241. Memorandum of Conversation1
Jidda, November 17, 1973.
[Omitted here is information unrelated to oil.]
- On 17 November 1973 Kamal Adham, Advisor to King Faysal [1 line not declassified] made the following comments [less than 1 line not declassified] in Jidda concerning King Faysal’s position on the relationship of the oil embargo to U.S. efforts to effect a Middle East settlement.
- When President Sadat visited Riyadh on 3 November, just before Secretary of State Dr. Kissinger’s visit, he (Sadat) made a “formal and official” recommendation to King Faysal that Saudi Arabia lift the embargo on oil shipments to the United States in a series of gradual steps commensurate in each case with prior advances made in the direction of achieving a peace settlement satisfactory to the Arabs. Sadat suggested, as an example, that the embargo be partially lifted in the first instance in response to a partial Israeli withdrawal in Sinai. Note that Sadat never recommended total lifting of the embargo; it was to be a gradual, step-by-step process contingent upon prior (repeat prior) Israeli action. Sadat made this appeal on the basis of recommendations offered by Isma’il Fahmi in Washington, who had been persuaded by Dr. Kissinger and President Nixon that the administration could not undertake the management of a Middle East settlement as long as it appeared to be acting only in response to Arab pressure.
- King Faysal flatly
rejected Sadat’s suggestion,
saying that “a few miles of the Sinai desert” meant nothing to him;
he would consider a step-by-step modification of the embargo only
under two conditions:
- Firm prior agreement from the United States that the final settlement would result in a “denial of Israeli sovereignty over Jerusalem.” [less than 1 line not declassified] The negative formulation of this point implies tacit acceptance of the principle of internationalization—as distinct from Arab sovereignty—but Adham did not so specify.)
- Secondly, such a formula of gradual, tit-for-tat concessions would have to have the full agreement of Syria and Kuwait in addition to Saudi Arabia and Egypt; [less than 1 line not declassified]. In response to a direct question, Adham discounted the agreement of Algeria as being of no consequence in this context; he said the Saudis are already assured that Algeria will go along with any formula adopted by Saudi Arabia because Algeria is “more than anxious” to renew full [Page 681] oil production in order to proceed with various expensive development projects.)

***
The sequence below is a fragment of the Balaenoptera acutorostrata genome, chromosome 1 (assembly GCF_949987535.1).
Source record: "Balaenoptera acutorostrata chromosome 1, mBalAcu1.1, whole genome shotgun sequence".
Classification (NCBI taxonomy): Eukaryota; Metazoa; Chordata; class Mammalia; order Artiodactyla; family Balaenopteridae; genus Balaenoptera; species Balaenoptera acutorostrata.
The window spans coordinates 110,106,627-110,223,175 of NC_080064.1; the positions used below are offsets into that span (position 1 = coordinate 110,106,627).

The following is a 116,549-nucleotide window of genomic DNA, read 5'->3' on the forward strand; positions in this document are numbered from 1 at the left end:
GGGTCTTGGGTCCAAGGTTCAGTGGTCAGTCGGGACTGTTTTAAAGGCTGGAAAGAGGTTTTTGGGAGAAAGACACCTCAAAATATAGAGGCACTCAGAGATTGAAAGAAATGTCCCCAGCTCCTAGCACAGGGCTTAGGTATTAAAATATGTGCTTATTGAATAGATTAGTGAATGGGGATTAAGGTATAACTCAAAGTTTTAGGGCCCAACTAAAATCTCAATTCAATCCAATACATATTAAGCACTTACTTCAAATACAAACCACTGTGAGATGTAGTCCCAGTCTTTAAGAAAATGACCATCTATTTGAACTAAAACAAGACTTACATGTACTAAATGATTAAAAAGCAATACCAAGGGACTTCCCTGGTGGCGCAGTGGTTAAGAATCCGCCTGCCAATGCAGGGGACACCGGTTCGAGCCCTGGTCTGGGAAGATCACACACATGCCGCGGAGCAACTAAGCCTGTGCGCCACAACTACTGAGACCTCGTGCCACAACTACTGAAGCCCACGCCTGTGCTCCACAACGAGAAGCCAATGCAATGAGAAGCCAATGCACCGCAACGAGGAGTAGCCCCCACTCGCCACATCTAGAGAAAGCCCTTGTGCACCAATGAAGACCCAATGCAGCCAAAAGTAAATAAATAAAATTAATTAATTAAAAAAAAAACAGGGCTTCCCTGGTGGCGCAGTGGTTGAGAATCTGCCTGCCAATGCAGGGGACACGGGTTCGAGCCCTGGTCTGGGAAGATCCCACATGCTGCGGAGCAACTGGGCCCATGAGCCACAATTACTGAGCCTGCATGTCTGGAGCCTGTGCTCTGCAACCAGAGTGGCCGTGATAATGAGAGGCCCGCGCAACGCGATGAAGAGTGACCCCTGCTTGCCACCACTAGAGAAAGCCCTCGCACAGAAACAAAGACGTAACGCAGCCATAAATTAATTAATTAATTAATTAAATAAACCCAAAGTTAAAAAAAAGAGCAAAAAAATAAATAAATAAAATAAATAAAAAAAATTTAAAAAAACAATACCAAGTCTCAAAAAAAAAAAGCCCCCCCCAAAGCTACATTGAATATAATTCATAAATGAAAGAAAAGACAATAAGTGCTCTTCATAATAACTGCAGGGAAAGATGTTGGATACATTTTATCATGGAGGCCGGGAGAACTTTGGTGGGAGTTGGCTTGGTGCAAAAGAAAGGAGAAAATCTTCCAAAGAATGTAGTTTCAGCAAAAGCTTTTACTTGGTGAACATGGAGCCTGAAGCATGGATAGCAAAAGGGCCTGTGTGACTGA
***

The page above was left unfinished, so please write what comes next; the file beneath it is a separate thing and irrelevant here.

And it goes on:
- Dr. Kissinger’s subsequent visit2 confirmed President Sadat’s report that President Nixon and Secretary Kissinger were going to insist upon some Arab concession on the oil embargo as a precondition to full U.S.G. support for a political solution acceptable to the Arabs; King Faysal, while persuaded of Kissinger’s sincerity, remains adamant that no concession will be made except gradually and except under those conditions specified to Sadat.
- Two days after Kissinger’s departure, King Faysal called a meeting of the Supreme Committee (Lajnat Al-Ulya) of Princes, neither Omar Saqqaf nor Zaki Yamani was present. King Faysal directed that Yamani be sent on a mission to Egypt, Syria and Kuwait to obtain the agreement of those heads of State to the proposition as he had defined it. If Yamani returns with a report that Egypt, Syria and Kuwait agreed, then (and not before) it would become Saudi policy. At that time, the U.S.G. would be officially informed of the decision. King Faysal would ask at that time for a commitment from the United States on the Jerusalem question; he may be willing to allow this commitment to remain secret for the time being, but Washington should understand that a major Israeli concession on Jerusalem is going to be King Faysal’s sine qua non, and that Faysal has already committed himself irrevocably on this point before all other Arabs.
- King Faysal furthermore believes that if current endeavors to achieve a negotiated settlement fail, Egypt and Syria must renew hostilities. In the spring and throughout the summer and early fall of 1973, King Faysal was a persistent voice of restraint on Anwar Sadat; when the war broke out, Faysal regarded it as a disastrous error on Sadat’s part. Events proved otherwise, however; King Faysal now believes that military victories or defeats have no particular relevance except as a means of creating for the super-powers conditions of intolerable instability and threatened confrontation. To this extent, Sadat’s initiative was a brilliant success. If it does not result in favorable settlement, however, and if the situation recedes into stalemate, President Sadat will be under positive Saudi pressure, not restraint, to start hostilities again. King Faysal is out on a limb, having played the only really effective card in the Arab hand: oil. In the process, however, Saudi Arabia has had to jeopardize its highly-valued alliance with the United States. It troubles Faysal acutely to read that the Philippines and Singapore have declined to fuel the 7th Fleet “because of the Arab boycott,” and that Italy cannot supply the 6th Fleet for the same reason. Saudi Arabia, [Page 682] despite its differences with the United States over Israel, nevertheless considers itself a staunch partner of the U.S. in the fight against international communism, and King Faysal is deeply disturbed at any representation of his policy as an obstacle “preventing the United States from deploying its power effectively in defence of the Free World” (Exact quote from Adham). Nevertheless, Washington must understand that Faysal cannot and will not take one step to modify the oil embargo until a full program is laid before him consisting of definite steps leading to Israeli withdrawal and including denial of Israeli sovereignty over Jerusalem. Unless that is the case, hostilities will renew.
[1½ lines not declassified]